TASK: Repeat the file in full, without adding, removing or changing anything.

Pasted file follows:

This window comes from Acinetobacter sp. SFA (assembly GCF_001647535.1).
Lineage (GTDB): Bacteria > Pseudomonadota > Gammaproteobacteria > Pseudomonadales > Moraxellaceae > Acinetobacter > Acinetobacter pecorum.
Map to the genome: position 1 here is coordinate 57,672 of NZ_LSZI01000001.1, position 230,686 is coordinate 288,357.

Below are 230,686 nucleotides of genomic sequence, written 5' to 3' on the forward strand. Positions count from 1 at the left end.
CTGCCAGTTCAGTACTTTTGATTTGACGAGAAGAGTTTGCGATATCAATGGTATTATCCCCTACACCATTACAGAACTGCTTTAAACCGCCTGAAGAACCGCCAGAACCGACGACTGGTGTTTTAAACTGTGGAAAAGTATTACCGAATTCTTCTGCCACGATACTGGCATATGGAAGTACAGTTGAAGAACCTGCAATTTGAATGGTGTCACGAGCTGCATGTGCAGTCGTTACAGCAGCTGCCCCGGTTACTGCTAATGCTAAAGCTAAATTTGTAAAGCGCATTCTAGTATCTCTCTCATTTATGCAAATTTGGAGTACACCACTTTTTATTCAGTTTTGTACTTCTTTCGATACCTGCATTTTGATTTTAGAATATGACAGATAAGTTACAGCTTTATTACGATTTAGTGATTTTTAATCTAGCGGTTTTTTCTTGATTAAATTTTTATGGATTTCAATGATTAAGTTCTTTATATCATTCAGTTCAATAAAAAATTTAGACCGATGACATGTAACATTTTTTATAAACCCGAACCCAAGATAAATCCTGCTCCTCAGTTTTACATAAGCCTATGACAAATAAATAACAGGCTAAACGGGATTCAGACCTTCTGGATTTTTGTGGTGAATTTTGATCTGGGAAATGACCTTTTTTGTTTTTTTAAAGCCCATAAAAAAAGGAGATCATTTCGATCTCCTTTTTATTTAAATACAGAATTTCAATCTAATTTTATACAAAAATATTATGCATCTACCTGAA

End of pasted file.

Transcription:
This window comes from Acinetobacter sp. SFA (assembly GCF_001647535.1).
Lineage (GTDB): Bacteria > Pseudomonadota > Gammaproteobacteria > Pseudomonadales > Moraxellaceae > Acinetobacter > Acinetobacter pecorum.
Map to the genome: position 1 here is coordinate 57,672 of NZ_LSZI01000001.1, position 230,686 is coordinate 288,357.

Below are 230,686 nucleotides of genomic sequence, written 5' to 3' on the forward strand. Positions count from 1 at the left end.
CTGCCAGTTCAGTACTTTTGATTTGACGAGAAGAGTTTGCGATATCAATGGTATTATCCCCTACACCATTACAGAACTGCTTTAAACCGCCTGAAGAACCGCCAGAACCGACGACTGGTGTTTTAAACTGTGGAAAAGTATTACCGAATTCTTCTGCCACGATACTGGCATATGGAAGTACAGTTGAAGAACCTGCAATTTGAATGGTGTCACGAGCTGCATGTGCAGTCGTTACAGCAGCTGCCCCGGTTACTGCTAATGCTAAAGCTAAATTTGTAAAGCGCATTCTAGTATCTCTCTCATTTATGCAAATTTGGAGTACACCACTTTTTATTCAGTTTTGTACTTCTTTCGATACCTGCATTTTGATTTTAGAATATGACAGATAAGTTACAGCTTTATTACGATTTAGTGATTTTTAATCTAGCGGTTTTTTCTTGATTAAATTTTTATGGATTTCAATGATTAAGTTCTTTATATCATTCAGTTCAATAAAAAATTTAGACCGATGACATGTAACATTTTTTATAAACCCGAACCCAAGATAAATCCTGCTCCTCAGTTTTACATAAGCCTATGACAAATAAATAACAGGCTAAACGGGATTCAGACCTTCTGGATTTTTGTGGTGAATTTTGATCTGGGAAATGACCTTTTTTGTTTTTTTAAAGCCCATAAAAAAAGGAGATCATTTCGATCTCCTTTTTATTTAAATACAGAATTTCAATCTAATTTTATACAAAAATATTATGCATCTACCTGAA